On 16 February the Netherlands-Flemish Accreditation Organisation (NVAO) accredited the Master’s degree in Quantum Information Science & Technology (QIST). With this accreditation, the new programme can officially kick off in September 2023. The Master’s programme is a collaboration between TU Delft (AS, EEMCS and QuTech) and Leiden University.
Future students of the Quantum Information Science & Technology (QIST) Master’s programme will acquire broad and deep fundamental knowledge about quantum technology and will be involved in cutting edge development of practical applications in the field. In the process, they will learn to understand, design, build and research quantum information processing systems. Examples of such systems include quantum computers, quantum communication networks and quantum sensors.
According to Director of Studies Miriam Blaauboer, an afternoon in November was the most tense moment in the accreditation process: “That was the afternoon that the NVAO panel came by to visit. You can usually tell by the feedback of the panel members at the end of the day whether the programme will be accredited or not. So at that moment – informally speaking – you basically know what the outcome will be. When we heard the unanimously positive reactions of the panel, I remember feeling incredibly happy and grateful for the whole team from Delft and Leiden, which spent almost two years developing the programme. That day, we already raised a glass for a toast to the programme with many of the teachers, students, deans and others who were involved!”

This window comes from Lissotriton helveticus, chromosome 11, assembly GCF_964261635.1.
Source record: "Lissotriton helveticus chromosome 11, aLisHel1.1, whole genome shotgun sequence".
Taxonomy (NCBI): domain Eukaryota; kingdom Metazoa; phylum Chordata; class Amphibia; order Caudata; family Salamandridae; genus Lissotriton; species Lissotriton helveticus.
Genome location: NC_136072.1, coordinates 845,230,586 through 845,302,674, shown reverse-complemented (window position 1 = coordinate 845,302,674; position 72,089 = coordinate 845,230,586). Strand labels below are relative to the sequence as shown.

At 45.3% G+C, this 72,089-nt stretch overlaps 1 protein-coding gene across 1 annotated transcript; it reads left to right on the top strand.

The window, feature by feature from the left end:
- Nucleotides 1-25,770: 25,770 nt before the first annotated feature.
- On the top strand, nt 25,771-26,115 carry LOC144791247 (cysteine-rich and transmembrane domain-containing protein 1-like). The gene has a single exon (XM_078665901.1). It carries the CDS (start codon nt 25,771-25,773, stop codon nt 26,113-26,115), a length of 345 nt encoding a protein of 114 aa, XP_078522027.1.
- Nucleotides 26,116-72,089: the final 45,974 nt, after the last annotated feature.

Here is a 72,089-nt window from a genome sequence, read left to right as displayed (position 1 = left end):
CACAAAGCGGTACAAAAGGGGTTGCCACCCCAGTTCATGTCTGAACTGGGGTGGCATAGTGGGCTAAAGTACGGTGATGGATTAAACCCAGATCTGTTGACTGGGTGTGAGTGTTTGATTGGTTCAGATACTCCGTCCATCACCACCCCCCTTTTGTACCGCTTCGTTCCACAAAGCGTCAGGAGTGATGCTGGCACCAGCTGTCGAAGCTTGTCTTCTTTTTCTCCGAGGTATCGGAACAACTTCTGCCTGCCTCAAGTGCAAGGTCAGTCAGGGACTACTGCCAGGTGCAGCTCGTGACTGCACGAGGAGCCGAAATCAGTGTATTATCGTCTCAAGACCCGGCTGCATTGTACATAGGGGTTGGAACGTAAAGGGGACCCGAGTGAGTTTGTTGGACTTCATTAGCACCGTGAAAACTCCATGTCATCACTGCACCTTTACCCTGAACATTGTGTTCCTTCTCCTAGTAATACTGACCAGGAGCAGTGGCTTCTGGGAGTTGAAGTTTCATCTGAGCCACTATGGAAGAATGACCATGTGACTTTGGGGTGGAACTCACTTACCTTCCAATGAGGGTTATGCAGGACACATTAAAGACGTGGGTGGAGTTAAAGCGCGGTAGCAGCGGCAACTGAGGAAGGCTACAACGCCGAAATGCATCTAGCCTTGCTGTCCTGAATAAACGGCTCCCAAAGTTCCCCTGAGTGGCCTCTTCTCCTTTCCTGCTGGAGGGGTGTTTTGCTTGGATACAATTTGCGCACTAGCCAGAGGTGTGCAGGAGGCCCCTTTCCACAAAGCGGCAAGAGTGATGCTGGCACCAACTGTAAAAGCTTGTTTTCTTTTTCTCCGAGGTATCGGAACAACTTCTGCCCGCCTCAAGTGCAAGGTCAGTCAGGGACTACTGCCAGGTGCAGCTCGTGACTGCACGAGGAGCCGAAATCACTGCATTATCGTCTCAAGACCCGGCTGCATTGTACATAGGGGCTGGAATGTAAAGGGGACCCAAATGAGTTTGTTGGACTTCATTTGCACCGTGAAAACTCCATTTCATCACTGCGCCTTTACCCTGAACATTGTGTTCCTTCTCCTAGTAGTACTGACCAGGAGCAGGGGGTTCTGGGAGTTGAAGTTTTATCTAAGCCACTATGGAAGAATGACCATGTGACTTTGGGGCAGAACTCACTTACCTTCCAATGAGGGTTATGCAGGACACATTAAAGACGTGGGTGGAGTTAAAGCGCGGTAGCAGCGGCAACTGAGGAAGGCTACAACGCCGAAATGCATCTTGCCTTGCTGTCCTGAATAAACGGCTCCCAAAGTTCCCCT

Starting a conversation
Now that QIST has been formally accredited, Blaauboer and her colleagues are hard at work to get all the logistics, timetable scheduling and student information in order. They recently took part in the Master’s Market in the Aula building and are also set to participate in the information activities for prospective students in Leiden in March. Blaauboer: “I am most looking forward to meeting the first group of students and engaging with them and our lecturers after each block of courses. We want to actively use the resulting feedback to keep fine-tuning the programme and solve the teething problems that any new programme is bound to have.”